Quit Smoking Help Support: 03/24/06

Friday, March 24, 2006

Why Do People Find It Hard To Quit Smoking

The following article lists some simple, informative tips that will help you have a better experience with ways to quit smoking.

There is no doubt that smoking is addictive. It doesn't seem to affect everybody the same way though. Some people have great difficulty quitting smoking, while others give it up with almost no effort.

Nicotine is the addictive substance of tobacco. It gets absorbed into the bloodstream where it affects brain chemistry which alters mood and focus. Because of the large surface area of the lungs, smokers receive a big "hit" of nicotine with every puff they take. Since nicotine is absorbed directly into the bloodstream the brain receives an almost instantaneous dose with every puff of a cigarette.

Nicotine primarily affects the mid-brain -- the part of the brain that controls moods and emotions. It produces pleasurable sensations but also causes anxiety and cravings when accustomed doses are withheld. A nicotine substitute such as a patch or chewing gum can help alleviate these negative feelings.

Because of the immediate stimulation to the brain, smoking behavior is reinforced. When smokers try to quit, they have to overcome both the physical addiction to nicotine and the association they have made between smoking and the pleasurable sensations it produces.

Besides the physical addiction, there are also strong behavioral and social links to smoking. Certain situations (such as the end of a meal or going to a pub) become so associated with smoking that smokers reach for a cigarette without even thinking about it. Smokers may also crave cigarettes during times of stress.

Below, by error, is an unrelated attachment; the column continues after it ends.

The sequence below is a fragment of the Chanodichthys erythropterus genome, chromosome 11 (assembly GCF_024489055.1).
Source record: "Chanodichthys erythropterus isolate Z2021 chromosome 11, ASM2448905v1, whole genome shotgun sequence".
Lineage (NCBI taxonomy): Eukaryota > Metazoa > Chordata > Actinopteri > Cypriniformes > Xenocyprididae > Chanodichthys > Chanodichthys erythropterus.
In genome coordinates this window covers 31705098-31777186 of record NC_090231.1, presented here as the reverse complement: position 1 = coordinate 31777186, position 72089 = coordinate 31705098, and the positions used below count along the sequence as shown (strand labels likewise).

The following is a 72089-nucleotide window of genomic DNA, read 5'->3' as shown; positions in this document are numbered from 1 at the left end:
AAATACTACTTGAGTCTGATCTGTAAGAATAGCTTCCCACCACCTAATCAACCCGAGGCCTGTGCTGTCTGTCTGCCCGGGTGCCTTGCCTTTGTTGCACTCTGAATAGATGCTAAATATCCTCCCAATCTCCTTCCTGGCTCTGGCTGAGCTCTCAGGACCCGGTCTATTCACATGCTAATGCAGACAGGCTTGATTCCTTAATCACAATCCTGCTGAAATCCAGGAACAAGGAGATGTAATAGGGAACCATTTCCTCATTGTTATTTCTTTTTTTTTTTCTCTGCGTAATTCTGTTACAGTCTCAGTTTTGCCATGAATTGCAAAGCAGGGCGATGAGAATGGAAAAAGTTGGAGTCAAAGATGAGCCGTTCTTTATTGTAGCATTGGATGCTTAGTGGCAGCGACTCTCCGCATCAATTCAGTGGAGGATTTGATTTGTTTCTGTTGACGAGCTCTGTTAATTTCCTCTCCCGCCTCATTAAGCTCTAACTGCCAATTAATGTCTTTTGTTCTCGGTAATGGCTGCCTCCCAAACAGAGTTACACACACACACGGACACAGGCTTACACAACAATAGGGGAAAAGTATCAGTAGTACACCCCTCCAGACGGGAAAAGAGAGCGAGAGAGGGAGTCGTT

You can see that there's practical value in learning more about ways to quit smoking. Can you think of ways to apply what's been covered so far?

The fact remains, however, that some people become more addicted to nicotine than others. The reason for this may be genetic. It seems that some people metabolize nicotine more slowly than others and this makes them less likely to become addicted to the substance. There is a particular enzyme that is present in the liver which is responsible for breaking down nicotine. People who have a genetic defect related to the production of this enzyme are less likely to smoke, and if they do smoke, they smoke fewer cigarettes than people with the normal enzyme.

There could also be genetic reasons related to behavior that may be linked to smoking addiction. Reaction to stress can be genetically determined, and it seems that stress relief is one of the major reasons that people smoke.

People who are addicted to smoking must take heart in the knowledge that it is possible to quit. Although some find it more difficult than others, there are many resources available to those who wish to give up the habit. If someone needs help to give up nicotine, they can have access to medical treatments and counseling. It is more than just the physical addiction to nicotine that they have to give up. All of the behavioral associations that have been developed over the years also need to be overcome.

As with any other addictive substance, the longer nicotine has been used the more difficult it is to give it up. Young adults who have only been smoking for a few years may find it easier to quit than a middle-aged person who has been smoking for 20 years. On the other hand, a middle-age smoker is more likely to be aware of the negative health effects of smoking and this may give him more motivation to break the habit.

It never hurts to be well-informed with the latest ways to quit smoking. Compare what you've learned here to future articles so that you can stay alert to changes in the area of ways to quit smoking.